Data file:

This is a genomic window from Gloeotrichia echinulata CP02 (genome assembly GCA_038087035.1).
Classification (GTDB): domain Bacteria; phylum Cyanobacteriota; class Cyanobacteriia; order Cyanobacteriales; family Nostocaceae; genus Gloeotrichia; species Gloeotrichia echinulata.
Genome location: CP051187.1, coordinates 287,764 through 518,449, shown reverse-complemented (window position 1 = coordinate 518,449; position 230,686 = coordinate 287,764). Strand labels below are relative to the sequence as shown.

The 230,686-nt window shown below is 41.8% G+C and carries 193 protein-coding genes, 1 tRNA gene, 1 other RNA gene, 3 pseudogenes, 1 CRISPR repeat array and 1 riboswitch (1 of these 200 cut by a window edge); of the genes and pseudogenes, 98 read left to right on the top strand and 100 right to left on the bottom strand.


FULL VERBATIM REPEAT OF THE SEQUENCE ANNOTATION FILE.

This is a genomic window from Gloeotrichia echinulata CP02 (genome assembly GCA_038087035.1).
Classification (GTDB): domain Bacteria; phylum Cyanobacteriota; class Cyanobacteriia; order Cyanobacteriales; family Nostocaceae; genus Gloeotrichia; species Gloeotrichia echinulata.
Genome location: CP051187.1, coordinates 287,764 through 518,449, shown reverse-complemented (window position 1 = coordinate 518,449; position 230,686 = coordinate 287,764). Strand labels below are relative to the sequence as shown.

The 230,686-nt window shown below is 41.8% G+C and carries 193 protein-coding genes, 1 tRNA gene, 1 other RNA gene, 3 pseudogenes, 1 CRISPR repeat array and 1 riboswitch (1 of these 200 cut by a window edge); of the genes and pseudogenes, 98 read left to right on the top strand and 100 right to left on the bottom strand.